He had a prodigious poo in the garden, right in the middle of the grass, and tried, ineffectually, to cover it with grass. MasterB was hiding in a shrub. Ginger has biffed him a couple of times in the past few days, and although he had approached MasterB with his tail hoisted in the flag of friendship, my boy was taking no chances
I sat on the edge of a flowerbed and watched. I spent around an hour and a half watching, grooming, stroking, this evening. Ginger was friendly but skittish. Sudden movements made him run. I gave him the catnip to play with; stroked his head and experimentally held a clump of his fur on the back of his neck. He stayed calm, but we were yards away from the cat basket. Bluebottles buzzed around the cage. Very unattractive.
It was getting close to seven o’clock. Despite the lack of anti-biotics, Ginger’s face was much less swollen, although I could see a big pink hole just below his mouth. I fished around in the cat basket and found a biscuit. I offered it to Ginger. He leapt on it and ate it. A hungry boy.
I moved back to the basket, fished around some more and oiked all the biscuits I had hopefully put there on Sunday onto the ground. Ginger advanced. So did MasterB. I cuddled MasterB and stroked Ginger.
There would never be a better time.
Screwing my courage to the sticking place, I scruffed him, and, to the surprise of both of us, got him in the cat basket. My heart was racing like a train. He was bashing his head against the lid and trying to escape.
I put him in the car, strapped the seatbelt around him and rang Ann from the cattery. Thank goodness she answered. She was out, but said she would ring Chris and say I was on my way.
We set off. An ambulance screamed round us. An accident. I did a U-turn. I never do U-turns, although not for reasons of ideology. We travelled to the cattery by slow stages, red lights a feature of our journey. I talked to Ginger almost constantly; told him he’d be safe, warm and fed, that tomorrow (I wasn’t going to lie to him) would probably be stressful and involve a vist to the vet, but she loves gingers and would anaesthetise him if she thought he couldn’t cope.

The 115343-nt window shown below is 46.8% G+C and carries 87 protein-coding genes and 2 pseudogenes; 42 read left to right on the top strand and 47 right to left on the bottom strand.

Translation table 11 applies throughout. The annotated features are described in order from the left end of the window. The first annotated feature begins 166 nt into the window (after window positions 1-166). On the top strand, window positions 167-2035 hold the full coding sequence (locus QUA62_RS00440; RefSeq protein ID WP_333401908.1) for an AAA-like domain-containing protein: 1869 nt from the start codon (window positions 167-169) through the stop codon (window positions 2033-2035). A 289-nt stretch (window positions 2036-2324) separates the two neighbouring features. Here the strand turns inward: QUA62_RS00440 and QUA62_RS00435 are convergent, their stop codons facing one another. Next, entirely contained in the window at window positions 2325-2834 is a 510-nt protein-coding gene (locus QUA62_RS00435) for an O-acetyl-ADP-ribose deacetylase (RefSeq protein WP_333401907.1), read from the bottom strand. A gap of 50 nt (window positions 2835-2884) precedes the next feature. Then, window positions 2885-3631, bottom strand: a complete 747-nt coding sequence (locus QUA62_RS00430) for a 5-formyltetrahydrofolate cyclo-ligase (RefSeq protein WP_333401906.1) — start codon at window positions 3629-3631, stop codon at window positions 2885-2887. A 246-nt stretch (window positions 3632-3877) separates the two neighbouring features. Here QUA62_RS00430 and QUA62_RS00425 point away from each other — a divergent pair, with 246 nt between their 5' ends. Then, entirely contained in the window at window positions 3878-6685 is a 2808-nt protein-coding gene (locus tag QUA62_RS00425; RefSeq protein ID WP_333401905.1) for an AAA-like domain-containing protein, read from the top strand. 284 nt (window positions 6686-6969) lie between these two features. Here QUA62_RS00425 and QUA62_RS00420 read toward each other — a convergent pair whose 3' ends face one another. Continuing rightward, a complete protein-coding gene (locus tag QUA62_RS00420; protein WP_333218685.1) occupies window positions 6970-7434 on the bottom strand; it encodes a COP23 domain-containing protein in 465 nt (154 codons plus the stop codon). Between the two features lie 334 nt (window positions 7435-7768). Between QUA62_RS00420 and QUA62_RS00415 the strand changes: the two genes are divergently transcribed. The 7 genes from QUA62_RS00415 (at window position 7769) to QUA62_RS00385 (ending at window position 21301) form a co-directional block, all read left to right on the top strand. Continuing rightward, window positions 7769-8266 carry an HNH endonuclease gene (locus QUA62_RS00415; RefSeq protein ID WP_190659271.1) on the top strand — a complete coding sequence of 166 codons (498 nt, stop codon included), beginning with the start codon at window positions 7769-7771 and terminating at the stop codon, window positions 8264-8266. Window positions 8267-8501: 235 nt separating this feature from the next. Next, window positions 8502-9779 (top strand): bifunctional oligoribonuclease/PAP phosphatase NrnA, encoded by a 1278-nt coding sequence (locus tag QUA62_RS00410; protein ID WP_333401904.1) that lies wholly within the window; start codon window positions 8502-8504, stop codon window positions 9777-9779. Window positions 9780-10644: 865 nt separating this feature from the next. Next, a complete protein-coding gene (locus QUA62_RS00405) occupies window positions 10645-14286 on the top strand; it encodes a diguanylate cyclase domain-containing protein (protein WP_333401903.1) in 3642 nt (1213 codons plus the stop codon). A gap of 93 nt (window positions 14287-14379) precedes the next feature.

Normally the road by the cattery is a nightmare. On Sunday, when I collected the cage, I had to park a quarter of a mile away. I apologised to Ginger in advance for any distress he would experience as we walked the pavements back to the cattery.
There is a god. A huge space just a few doors down from the cattery.
Chris was in a rush, but she let me follow her with Ginger down to the run that will be his temporary home. I told her about the poo. She opened the lid and Ginger hopped out.
He’s handsome, she said, and reached a hand down to him where he stood by the cat scratching post. Then she put her hand under him and lifted him up to say hello. No struggle, no hissing. I had been feeling fairly heroic until that point. My goodness, I said, you’d have caught him in five minutes.
By the way, she said, he finished that poo in the basket
Back up the garden path and she promised that I shall know the outcome of the visit to the vet. So please keep your fingers crossed that there are no underlying health problems, that Ginger will get treatment for his healing abscess, vaccinations, neutering and eventually find himself in a home where he is the centre of attention, loved and adored, in a lap of luxury beyond his wildest dreams.
You know he’s worth it.
And I do have a scratch, but not from Ginger, just my own ineptitude with the cat basket.